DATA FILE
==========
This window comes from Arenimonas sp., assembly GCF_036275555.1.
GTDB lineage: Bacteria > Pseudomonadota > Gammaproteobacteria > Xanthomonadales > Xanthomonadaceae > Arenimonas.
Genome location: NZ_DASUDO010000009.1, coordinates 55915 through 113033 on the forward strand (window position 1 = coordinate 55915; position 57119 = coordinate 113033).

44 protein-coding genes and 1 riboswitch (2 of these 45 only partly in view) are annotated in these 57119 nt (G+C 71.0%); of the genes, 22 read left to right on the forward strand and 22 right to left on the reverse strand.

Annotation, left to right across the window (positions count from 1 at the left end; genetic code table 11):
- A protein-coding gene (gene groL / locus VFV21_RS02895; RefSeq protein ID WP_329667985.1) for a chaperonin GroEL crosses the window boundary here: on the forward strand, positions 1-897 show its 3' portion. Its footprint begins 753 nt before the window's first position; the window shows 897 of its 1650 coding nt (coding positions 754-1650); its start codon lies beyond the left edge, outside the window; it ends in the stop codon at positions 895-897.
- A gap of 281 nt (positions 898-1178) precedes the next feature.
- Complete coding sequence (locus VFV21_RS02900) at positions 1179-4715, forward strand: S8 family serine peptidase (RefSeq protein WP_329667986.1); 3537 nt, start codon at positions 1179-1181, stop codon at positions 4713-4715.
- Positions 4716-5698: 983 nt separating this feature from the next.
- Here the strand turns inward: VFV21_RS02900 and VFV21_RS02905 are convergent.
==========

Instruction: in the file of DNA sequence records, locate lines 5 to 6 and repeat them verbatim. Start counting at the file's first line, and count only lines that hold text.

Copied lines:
Annotation, left to right across the window (positions count from 1 at the left end; genetic code table 11):
- A protein-coding gene (gene groL / locus VFV21_RS02895; RefSeq protein ID WP_329667985.1) for a chaperonin GroEL crosses the window boundary here: on the forward strand, positions 1-897 show its 3' portion. Its footprint begins 753 nt before the window's first position; the window shows 897 of its 1650 coding nt (coding positions 754-1650); its start codon lies beyond the left edge, outside the window; it ends in the stop codon at positions 895-897.